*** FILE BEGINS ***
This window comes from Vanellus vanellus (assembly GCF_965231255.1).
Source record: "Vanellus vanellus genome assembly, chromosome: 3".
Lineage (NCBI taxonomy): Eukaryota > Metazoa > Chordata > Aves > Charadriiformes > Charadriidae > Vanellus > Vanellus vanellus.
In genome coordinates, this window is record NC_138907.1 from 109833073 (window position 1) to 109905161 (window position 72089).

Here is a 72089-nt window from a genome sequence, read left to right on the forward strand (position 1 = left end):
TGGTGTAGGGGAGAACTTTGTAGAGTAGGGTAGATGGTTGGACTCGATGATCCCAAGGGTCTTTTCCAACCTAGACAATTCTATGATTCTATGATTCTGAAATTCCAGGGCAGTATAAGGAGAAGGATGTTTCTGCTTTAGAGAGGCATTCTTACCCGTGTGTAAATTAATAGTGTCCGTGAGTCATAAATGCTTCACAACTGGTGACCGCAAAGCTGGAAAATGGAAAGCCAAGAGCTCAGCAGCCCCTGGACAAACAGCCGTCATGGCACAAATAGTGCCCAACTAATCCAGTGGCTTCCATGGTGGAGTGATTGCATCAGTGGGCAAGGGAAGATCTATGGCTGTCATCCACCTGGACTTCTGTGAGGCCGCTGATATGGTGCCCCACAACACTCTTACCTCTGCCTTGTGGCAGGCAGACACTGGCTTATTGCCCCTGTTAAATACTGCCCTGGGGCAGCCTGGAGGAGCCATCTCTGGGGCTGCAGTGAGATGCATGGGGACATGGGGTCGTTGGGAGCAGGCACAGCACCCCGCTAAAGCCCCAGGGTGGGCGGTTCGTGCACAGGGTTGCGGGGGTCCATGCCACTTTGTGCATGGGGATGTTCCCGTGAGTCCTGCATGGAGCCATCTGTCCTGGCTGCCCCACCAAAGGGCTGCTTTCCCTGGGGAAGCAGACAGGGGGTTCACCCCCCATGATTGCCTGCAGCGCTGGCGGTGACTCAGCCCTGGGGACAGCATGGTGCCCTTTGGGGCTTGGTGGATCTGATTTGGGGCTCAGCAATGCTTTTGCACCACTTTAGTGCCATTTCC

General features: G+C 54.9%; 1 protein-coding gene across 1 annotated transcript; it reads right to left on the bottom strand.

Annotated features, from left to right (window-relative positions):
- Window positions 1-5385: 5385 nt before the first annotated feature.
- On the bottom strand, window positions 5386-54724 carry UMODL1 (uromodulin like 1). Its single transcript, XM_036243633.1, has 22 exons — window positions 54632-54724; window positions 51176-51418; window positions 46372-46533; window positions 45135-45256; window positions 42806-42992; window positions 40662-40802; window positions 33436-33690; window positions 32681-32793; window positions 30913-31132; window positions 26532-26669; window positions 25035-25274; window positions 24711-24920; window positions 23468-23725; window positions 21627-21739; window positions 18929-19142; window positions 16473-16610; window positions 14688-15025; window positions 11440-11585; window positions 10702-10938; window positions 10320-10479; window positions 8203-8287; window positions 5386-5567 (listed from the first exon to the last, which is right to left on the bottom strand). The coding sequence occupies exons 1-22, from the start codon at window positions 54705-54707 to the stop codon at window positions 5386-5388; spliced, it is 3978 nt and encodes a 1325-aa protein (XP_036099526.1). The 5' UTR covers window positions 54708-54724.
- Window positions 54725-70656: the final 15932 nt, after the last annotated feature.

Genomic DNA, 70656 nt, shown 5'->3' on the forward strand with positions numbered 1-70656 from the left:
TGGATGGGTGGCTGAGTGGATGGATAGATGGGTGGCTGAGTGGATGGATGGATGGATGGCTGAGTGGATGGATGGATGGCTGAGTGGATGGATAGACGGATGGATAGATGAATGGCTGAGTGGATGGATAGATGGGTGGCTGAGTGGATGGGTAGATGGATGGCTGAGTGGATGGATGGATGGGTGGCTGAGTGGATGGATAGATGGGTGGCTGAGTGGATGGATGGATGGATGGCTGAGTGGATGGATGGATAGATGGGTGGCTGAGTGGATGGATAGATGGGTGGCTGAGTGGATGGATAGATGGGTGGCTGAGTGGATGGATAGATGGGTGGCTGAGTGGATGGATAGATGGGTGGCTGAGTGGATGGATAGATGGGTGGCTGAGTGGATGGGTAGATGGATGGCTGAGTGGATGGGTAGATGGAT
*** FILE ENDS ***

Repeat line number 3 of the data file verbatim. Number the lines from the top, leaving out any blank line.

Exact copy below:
Lineage (NCBI taxonomy): Eukaryota > Metazoa > Chordata > Aves > Charadriiformes > Charadriidae > Vanellus > Vanellus vanellus.